Music-streaming service Last.fm is now paying unsigned artists royalties for every song played on its service. Since the company announced the program last January, 70,000 artists and small music labels have signed up for it and uploaded 450,000 tracks.
What Last.fm is doing here is creating an alternative to the official royalty-collecting organization for musicians (i.e., SoundExchange). Last year, the royalty rates for music streamed over the Internet were raised, making it more difficult for ad-supported music startups to stay in business. Last.fm got bought by CBS, so it’s not in danger of going under. And for any song owned by a label or artist who participates in SoundExchange, Last.fm continues to pay the going Internet radio royalty rate. But it is beginning to bypass Sound Exchange by giving new, unsigned artists an alternative.
By cutting out the middlemen (labels, SoundExchange), Last.fm claims that artists that sign up for the program will receive more than twice the royalty rate they would see if the same song played on commercial radio. That’s because the money goes directly to the artist. (The total royalty, though, is less than what it pays SoundExchange). The royalty that Last.fm is paying unsigned artists is equivalent to 10 percent of the advertising revenues associated with their songs (update: in certain cases, see below). Musicians get a quarterly check, and can withdraw the money once it reaches $10.
We’re not talking a lot of money here, a few fractions of a penny per song. But as the online music industry grows, and along with it online advertising targeted at music listeners, these numbers in aggregate could start to become meaningful.
More importantly, it creates a direct economic link between Last.fm and up and coming artists that have not yet been discovered or signed by a label. The program is also appealing to tiny labels that don’t participate in SoundExchange because they are too small or it is too much of a hassle. (Anyone who already collects royalties through SoundExchange is not eligible for the program). Of the 170,000 signups so far, 30 percent are labels. And daily artist account creation in general is up 60 percent since the announcement in January.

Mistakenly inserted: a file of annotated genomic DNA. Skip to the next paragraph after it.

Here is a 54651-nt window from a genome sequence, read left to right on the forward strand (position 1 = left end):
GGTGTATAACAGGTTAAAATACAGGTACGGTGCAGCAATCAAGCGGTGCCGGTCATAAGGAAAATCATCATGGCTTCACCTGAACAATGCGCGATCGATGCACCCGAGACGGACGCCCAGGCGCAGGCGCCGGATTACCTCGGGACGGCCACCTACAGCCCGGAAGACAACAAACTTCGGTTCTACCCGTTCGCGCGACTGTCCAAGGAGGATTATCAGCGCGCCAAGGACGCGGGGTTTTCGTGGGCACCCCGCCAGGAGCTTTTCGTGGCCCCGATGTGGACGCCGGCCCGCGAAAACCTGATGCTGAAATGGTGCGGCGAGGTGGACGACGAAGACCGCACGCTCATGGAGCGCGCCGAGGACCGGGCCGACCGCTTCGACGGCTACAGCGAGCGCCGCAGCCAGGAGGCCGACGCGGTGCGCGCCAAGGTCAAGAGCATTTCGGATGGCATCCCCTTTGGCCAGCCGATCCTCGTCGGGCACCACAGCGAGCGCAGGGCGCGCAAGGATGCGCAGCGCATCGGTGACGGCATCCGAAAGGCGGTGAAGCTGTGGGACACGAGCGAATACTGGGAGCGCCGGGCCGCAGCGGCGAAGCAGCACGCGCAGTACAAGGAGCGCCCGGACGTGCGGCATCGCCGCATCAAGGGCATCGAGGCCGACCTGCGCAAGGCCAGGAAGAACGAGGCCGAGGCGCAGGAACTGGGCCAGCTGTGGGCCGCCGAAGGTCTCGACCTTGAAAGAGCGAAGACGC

Since it is Last.fm’s program, it controls the royalty rates it pays out, which it can adjust according to how much advertising revenues these songs generate. Now, does anyone actually want to listen to these songs and ill musicians shift over in massive numbers from the labels to this sort of direct arrangement? That is what will determine how disruptive this really is.
Update: Last.fm is offering tiered royalty rates. From the FAQs:
* If your track is played on our free radio service you will accrue a 10% of the Share of Last.fm’s Net Revenue (see the definition of “Share” and “Net Revenue” in the terms and conditions) from the free radio service.
* If your track is played on our personalised premium radio service, you will accrue the greater of either 10% of the Share of Last.fm’s Net Revenue from the personalised radio service, or US $0.0005 for each complete transmission on the personalised radio service.
* If your track is played on our free on-demand service, you will accrue 30% of the Share of Last.fm’s Net Revenue from the on-demand radio service.
* If your track is played on our premium on-demand service, you will accrue the greater of either 30% of the Share of Last.fm’s Net Revenue from the premium on-demand service, or US $0.005 for each complete transmission on the prepaid or subscription on-demand service.